Angelic Jenkins felt worried as she walked into the community meeting. A big development, Dairy Central, was getting started on Preston Avenue, and talk among folks in the adjoining, predominantly African-American neighborhood of 10th and Page had not been good. Charlottesville has a woeful history of displacing black residents, and this new place, they feared, would be just another chapter in that book.
“When the story first came out, there was a lot of backlash, especially on social media,” says Jenkins, 51, co-founder and -owner with her husband, Charles, of Angelic’s Kitchen and Catering. “A lot of my close friends who live there in the neighborhood were very negative. They said, ‘They’re going to come in here and take over the neighborhood, where there’s already nothing for us.’”
A lifelong Charlottesville resident, Jenkins felt differently, but she was afraid to express her opinion publicly. After years of operating her soul food business out of a truck, she was the first entrepreneur to sign a lease for the initial phase of the project, the Dairy Market food hall, an ambitious concept—and part of the larger Dairy Central development—led by Charlottesville’s Stony Point Design/Build. The Dairy Market is scheduled to open in the spring of 2020, with Starr Hill Brewery as an anchor tenant, according to the developer.
The Jenkins got in on the ground floor—609 square feet of it, to be precise—after hearing from Stony Point president Chris Henry, back in 2018. At the community meeting, Henry said that Dairy Central would be open to all, with a public space offering food from 18 vendors and live entertainment.
“Everyone is welcome—he made that very clear,” Jenkins says. “When I walked into that meeting and saw a lot of individuals who live in that neighborhood, it calmed my soul. When people saw me walk in, an African American woman who had the opportunity to open a restaurant there, I think it calmed their soul also.”
Jenkins has worked for 19 years as the head of HR for the DoubleTree by Hilton, but five years ago she and her husband bought a food truck and launched Angelic’s Kitchen. Her specialty is fried fish, a Southern staple she fell in love with as a child attending festivals with her mother.
“I was intrigued by all the tents and people selling food outdoors,” she says. “When I did my first festival, I got a head rush from it.”
She served some of the food left over from the event at a family gathering. “And they said, ‘Why don’t you sell some of these dinners?’ I did that for a couple of days and realized, oh my gosh, there’s a lot of money to be made. Then I decided, okay, I’m going to do this the legal way,” she says with a laugh.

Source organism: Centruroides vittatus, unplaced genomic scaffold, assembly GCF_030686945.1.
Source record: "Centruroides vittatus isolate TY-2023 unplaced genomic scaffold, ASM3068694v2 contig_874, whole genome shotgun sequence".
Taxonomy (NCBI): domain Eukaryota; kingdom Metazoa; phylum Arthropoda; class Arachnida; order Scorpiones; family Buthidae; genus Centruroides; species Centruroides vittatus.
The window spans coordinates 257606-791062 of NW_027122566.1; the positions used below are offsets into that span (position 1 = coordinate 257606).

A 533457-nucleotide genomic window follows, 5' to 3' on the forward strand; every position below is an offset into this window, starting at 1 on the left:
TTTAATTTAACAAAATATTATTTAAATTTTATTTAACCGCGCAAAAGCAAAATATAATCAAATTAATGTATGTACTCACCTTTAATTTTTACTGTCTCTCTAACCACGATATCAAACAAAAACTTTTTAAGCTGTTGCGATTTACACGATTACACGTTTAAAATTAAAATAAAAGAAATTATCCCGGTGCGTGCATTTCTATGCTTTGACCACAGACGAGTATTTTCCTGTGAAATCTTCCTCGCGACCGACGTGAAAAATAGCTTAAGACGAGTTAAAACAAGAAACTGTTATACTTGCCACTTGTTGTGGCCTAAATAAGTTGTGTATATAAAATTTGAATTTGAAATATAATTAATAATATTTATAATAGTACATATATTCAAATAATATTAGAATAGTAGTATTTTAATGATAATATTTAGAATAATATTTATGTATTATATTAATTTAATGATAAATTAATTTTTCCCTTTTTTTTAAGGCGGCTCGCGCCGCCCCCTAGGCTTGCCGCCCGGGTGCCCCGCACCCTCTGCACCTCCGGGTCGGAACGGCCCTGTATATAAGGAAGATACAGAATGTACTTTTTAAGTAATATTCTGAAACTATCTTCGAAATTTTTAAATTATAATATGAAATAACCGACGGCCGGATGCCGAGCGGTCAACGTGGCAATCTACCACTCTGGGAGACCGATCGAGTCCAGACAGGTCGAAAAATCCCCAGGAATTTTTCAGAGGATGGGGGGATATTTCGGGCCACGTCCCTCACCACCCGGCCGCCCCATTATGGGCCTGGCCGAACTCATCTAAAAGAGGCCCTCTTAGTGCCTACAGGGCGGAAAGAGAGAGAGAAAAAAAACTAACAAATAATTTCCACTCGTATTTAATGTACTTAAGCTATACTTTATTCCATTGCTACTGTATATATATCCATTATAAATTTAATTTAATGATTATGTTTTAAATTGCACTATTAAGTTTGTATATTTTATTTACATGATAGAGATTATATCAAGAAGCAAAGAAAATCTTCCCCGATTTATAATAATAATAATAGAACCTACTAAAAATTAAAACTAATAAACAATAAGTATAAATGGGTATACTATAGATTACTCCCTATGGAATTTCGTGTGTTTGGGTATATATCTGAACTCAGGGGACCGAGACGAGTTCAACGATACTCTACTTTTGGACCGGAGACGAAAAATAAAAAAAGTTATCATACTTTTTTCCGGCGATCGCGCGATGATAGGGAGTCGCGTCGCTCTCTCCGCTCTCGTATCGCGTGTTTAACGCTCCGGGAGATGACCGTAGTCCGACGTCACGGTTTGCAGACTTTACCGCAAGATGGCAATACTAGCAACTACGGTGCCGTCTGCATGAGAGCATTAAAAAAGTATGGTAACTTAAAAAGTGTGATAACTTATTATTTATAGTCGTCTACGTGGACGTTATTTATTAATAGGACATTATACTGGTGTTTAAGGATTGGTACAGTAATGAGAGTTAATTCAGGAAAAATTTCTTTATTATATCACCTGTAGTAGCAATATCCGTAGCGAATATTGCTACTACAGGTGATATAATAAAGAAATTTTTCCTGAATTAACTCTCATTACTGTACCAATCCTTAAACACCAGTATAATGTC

She entered a program for entrepreneurs at the Community Investment Collaborative, received her catering license, and went on to rent a nearby commercial kitchen, Bread and Roses. At CIC she also found a manufacturer for her fish breading. She had it bagged so she could coat and cook fillets on the spot at festivals.
Those took place in the summer, but Jenkins wanted to extend her selling season, so in October 2018 she and Charles bought a food truck to make the rounds at local wineries and fall events. “Someone approached me at a festival and told me about some kind of building that would be opening on Preston Avenue in 2020,” Angelic says. “She gave me her card, but I thought nothing of it. But I saw the woman again, and she said, ‘We’re having a meeting about that project I mentioned.’”
She was heartened to see Chris Henry at the first meeting she attended. “He said, ‘Everyone in the neighborhood is welcome.’ That made me feel good. They want the local people involved.”
The Jenkins received a call from Henry’s office soon after the community meeting, and after hearing the details of the planned food hall, they signed a five-year lease.
Today, they’re awaiting approval of their architectural plans for their space in the Dairy Market, and Charles is speaking with retailers about selling Angelic’s Kitchen fish breading.
“The business is growing,” she says. “We’re just really excited about the opportunity to have our own place, so people have access to us every day, versus trying to catch us at the food truck.”
Jenkins’ fried fish will be the central menu item at the Dairy Market space, but other soul food—mac ‘n’ cheese, collard greens, barbecue chicken quarters, and more—will be offered.
What I like most about [the Dairy Market] is that they’re focused on local entrepreneurs,” she says. “I never expected to have a restaurant. It’s a chance I can’t resist.”